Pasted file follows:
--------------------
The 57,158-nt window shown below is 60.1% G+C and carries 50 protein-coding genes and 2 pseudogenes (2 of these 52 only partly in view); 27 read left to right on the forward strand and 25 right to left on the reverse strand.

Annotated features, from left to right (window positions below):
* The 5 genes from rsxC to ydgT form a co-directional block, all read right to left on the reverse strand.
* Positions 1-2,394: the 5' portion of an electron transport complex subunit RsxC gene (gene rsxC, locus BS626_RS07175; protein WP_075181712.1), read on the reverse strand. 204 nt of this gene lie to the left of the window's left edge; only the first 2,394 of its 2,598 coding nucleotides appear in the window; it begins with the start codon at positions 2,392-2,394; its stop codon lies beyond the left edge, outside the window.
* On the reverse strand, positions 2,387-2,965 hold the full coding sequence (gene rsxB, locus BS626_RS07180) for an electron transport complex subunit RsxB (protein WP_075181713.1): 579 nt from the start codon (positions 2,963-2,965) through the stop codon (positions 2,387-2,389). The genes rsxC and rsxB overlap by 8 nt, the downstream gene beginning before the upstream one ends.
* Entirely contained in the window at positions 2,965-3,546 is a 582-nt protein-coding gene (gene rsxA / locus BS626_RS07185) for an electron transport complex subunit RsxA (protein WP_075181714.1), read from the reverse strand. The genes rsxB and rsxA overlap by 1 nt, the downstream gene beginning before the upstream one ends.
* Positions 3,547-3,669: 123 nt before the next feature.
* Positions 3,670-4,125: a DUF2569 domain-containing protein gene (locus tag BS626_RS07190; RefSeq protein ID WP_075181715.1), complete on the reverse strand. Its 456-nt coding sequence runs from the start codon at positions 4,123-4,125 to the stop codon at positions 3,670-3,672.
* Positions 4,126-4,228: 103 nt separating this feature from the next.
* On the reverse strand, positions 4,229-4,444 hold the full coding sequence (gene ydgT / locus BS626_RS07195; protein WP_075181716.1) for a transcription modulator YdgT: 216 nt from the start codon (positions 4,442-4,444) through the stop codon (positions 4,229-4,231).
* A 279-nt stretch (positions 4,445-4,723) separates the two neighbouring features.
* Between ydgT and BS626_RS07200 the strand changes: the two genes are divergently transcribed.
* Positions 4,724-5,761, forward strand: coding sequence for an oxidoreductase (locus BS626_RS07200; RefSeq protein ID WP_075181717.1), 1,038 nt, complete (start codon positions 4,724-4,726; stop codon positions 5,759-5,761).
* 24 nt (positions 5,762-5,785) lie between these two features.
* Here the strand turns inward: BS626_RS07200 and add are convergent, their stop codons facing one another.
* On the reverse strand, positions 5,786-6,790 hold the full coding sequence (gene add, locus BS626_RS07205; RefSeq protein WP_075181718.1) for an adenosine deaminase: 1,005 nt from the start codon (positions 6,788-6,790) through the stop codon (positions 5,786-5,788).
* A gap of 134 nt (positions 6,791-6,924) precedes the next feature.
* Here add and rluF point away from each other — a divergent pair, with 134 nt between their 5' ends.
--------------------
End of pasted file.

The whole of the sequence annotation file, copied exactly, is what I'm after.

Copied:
The 57,158-nt window shown below is 60.1% G+C and carries 50 protein-coding genes and 2 pseudogenes (2 of these 52 only partly in view); 27 read left to right on the forward strand and 25 right to left on the reverse strand.

Annotated features, from left to right (window positions below):
* The 5 genes from rsxC to ydgT form a co-directional block, all read right to left on the reverse strand.
* Positions 1-2,394: the 5' portion of an electron transport complex subunit RsxC gene (gene rsxC, locus BS626_RS07175; protein WP_075181712.1), read on the reverse strand. 204 nt of this gene lie to the left of the window's left edge; only the first 2,394 of its 2,598 coding nucleotides appear in the window; it begins with the start codon at positions 2,392-2,394; its stop codon lies beyond the left edge, outside the window.
* On the reverse strand, positions 2,387-2,965 hold the full coding sequence (gene rsxB, locus BS626_RS07180) for an electron transport complex subunit RsxB (protein WP_075181713.1): 579 nt from the start codon (positions 2,963-2,965) through the stop codon (positions 2,387-2,389). The genes rsxC and rsxB overlap by 8 nt, the downstream gene beginning before the upstream one ends.
* Entirely contained in the window at positions 2,965-3,546 is a 582-nt protein-coding gene (gene rsxA / locus BS626_RS07185) for an electron transport complex subunit RsxA (protein WP_075181714.1), read from the reverse strand. The genes rsxB and rsxA overlap by 1 nt, the downstream gene beginning before the upstream one ends.
* Positions 3,547-3,669: 123 nt before the next feature.
* Positions 3,670-4,125: a DUF2569 domain-containing protein gene (locus tag BS626_RS07190; RefSeq protein ID WP_075181715.1), complete on the reverse strand. Its 456-nt coding sequence runs from the start codon at positions 4,123-4,125 to the stop codon at positions 3,670-3,672.
* Positions 4,126-4,228: 103 nt separating this feature from the next.
* On the reverse strand, positions 4,229-4,444 hold the full coding sequence (gene ydgT / locus BS626_RS07195; protein WP_075181716.1) for a transcription modulator YdgT: 216 nt from the start codon (positions 4,442-4,444) through the stop codon (positions 4,229-4,231).
* A 279-nt stretch (positions 4,445-4,723) separates the two neighbouring features.
* Between ydgT and BS626_RS07200 the strand changes: the two genes are divergently transcribed.
* Positions 4,724-5,761, forward strand: coding sequence for an oxidoreductase (locus BS626_RS07200; RefSeq protein ID WP_075181717.1), 1,038 nt, complete (start codon positions 4,724-4,726; stop codon positions 5,759-5,761).
* 24 nt (positions 5,762-5,785) lie between these two features.
* Here the strand turns inward: BS626_RS07200 and add are convergent, their stop codons facing one another.
* On the reverse strand, positions 5,786-6,790 hold the full coding sequence (gene add, locus BS626_RS07205; RefSeq protein WP_075181718.1) for an adenosine deaminase: 1,005 nt from the start codon (positions 6,788-6,790) through the stop codon (positions 5,786-5,788).
* A gap of 134 nt (positions 6,791-6,924) precedes the next feature.
* Here add and rluF point away from each other — a divergent pair, with 134 nt between their 5' ends.